Last February, Amy Nicole left Opelousas, La. on cloud nine. She was headed to Boston, Richmond and other cities on the first East Coast tour of her two-year music career. Read more
Nicole had no idea four snowstorms and record cold temperatures were waiting. Three-hour trips between gigs turned into eight-hour nightmares.
Pound for pound is an old term used in boxing. It often refers to a fighter who may not be the biggest, tallest, fastest and strongest.
But judging his overall skills and abilities, he is the best boxer around – regardless of weight class.
In the world of zydeco accordion players, Jeffery Broussard doesn’t have the biggest name. He doesn’t draw the biggest crowds (at least, not at home) or have the most girlfriends.
But pound for pound, Jeffery Broussard is the best accordion player around. Read more
Few artists in southwest Louisiana, ground zero for zydeco, can match the resume of Stanley “Buckwheat” Dural of Carencro. Leader of the Grammy- and Emmy-winning band Buckwheat Zydeco, Dural performed before a worldwide TV audience of 3 billion during the closing ceremonies of the 1996 Summer Olympics. Read more
Chris Ardoin and his heavy-on-the-R&B zydeco have put him at the top of the game for well over a decade. But a local TV appearance a few years ago made Ardoin consider a return to his roots as a third generation Creole recording artist. Read more
Today’s zydeco musicians can win Grammys, perform on national TV and play in cities and countries that I can’t even pronounce. An unsung hero who helped open the doors for their international stage is Dr. Gene Morris. Read more.
In 1999, Sports Illustrated crowned Muhammad Ali as Sportsman of the Century. Once vilified as a trash-talking troublemaker, Ali is now universally praised as an all-time great athlete with a principled punch that shook up boxing, religion, international politics, civil rights and more.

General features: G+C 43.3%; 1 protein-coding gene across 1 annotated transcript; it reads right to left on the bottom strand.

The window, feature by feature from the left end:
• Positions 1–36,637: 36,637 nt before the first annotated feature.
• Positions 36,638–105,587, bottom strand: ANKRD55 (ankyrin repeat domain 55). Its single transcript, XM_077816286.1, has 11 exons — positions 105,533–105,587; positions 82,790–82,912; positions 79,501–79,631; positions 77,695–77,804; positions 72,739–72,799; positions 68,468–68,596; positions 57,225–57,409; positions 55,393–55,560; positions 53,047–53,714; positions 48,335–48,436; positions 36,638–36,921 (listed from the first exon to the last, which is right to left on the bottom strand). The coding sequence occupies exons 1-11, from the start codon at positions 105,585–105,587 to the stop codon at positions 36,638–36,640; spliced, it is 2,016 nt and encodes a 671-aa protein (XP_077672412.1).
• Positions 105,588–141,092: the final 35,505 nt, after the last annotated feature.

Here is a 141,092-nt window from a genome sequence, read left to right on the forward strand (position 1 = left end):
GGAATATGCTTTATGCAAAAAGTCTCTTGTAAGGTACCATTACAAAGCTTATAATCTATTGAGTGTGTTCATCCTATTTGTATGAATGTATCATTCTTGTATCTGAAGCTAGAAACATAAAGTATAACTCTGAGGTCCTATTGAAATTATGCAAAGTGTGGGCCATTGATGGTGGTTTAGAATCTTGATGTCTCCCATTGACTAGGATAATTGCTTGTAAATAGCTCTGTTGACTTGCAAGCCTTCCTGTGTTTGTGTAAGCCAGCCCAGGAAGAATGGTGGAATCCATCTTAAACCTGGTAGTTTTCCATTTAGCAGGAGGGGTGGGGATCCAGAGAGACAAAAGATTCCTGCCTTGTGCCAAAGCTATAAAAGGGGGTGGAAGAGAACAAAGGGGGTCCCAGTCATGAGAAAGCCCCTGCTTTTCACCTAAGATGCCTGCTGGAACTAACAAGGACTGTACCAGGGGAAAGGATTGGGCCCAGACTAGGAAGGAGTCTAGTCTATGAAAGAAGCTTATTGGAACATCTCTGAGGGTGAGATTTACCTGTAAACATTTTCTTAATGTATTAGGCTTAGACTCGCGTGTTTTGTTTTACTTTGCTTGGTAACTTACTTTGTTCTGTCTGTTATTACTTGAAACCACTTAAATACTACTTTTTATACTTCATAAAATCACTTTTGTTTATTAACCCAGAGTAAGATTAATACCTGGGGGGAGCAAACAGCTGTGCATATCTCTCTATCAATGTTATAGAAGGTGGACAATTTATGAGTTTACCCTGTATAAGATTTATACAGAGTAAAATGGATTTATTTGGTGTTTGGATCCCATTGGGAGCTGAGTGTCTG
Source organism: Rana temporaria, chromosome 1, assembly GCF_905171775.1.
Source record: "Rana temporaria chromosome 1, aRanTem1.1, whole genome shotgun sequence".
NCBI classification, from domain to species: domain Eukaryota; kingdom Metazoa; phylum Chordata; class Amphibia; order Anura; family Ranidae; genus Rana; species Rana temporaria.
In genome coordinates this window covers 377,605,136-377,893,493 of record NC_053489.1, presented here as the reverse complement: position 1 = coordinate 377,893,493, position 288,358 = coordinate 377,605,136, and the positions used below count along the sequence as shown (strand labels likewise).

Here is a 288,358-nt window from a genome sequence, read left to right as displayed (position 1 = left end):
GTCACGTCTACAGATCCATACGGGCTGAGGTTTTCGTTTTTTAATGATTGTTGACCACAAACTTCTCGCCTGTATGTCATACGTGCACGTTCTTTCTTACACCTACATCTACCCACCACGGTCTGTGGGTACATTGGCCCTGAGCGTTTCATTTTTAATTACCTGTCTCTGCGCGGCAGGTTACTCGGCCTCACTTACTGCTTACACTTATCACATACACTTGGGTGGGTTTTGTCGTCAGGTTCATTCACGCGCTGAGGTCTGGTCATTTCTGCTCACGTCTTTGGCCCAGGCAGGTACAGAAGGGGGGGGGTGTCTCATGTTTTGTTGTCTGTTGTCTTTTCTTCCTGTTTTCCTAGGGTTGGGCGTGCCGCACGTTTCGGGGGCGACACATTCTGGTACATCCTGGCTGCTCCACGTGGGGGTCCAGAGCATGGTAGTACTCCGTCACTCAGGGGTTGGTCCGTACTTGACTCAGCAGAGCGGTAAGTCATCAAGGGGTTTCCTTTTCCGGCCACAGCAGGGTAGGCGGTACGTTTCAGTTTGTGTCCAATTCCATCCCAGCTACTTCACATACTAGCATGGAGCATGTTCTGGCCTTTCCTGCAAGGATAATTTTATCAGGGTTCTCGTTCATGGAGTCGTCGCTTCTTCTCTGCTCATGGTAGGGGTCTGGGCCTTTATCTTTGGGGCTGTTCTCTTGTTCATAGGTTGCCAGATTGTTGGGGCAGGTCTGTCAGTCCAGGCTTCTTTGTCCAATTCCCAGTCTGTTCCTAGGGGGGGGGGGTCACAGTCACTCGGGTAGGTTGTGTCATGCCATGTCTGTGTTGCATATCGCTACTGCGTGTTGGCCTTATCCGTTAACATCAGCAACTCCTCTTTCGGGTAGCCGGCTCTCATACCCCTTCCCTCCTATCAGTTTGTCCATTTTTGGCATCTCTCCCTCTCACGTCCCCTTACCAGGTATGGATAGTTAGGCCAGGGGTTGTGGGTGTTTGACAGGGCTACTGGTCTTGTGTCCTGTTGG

Ali retired the same year Leon Chavis was born. But that hasn’t stopped Chavis from being enthralled with “The Greatest.” Read more.
Last summer, the search for Amédé Ardoin seemed to have hit its final dead end. Lawrence Ardoin, a descendant of the legendary Creole accordionist, was working with officials at the state mental institution in Pineville, La. to erect a statue for Amédé, considered by many to be the godfather of zydeco and Cajun music.
But Ardoin is one of 2,469 patients buried in unmarked graves on the hospital grounds. With no way to know which grave holds Amédé, Lawrence Ardoin was giving up. Read more
Zydeco is not Cajun music, despite what you may have heard in the media. OK, repeat after me – black. Now, say this word – Creole. Let’s put the word the words together – black Creole. Good. That didn’t hurt, did it? If we can say the words “black Creole” and the world doesn’t explode, why are my brethren in the media afraid to do the same? Read more.
Two years ago, Creole musician Dexter Ardoin needed some musicians to play with him in Portland, Oregon. Ardoin’s cousin Sean, Andre Thierry and Jeffery Broussard came to the rescue, leaving behind a memorable performance. Read more.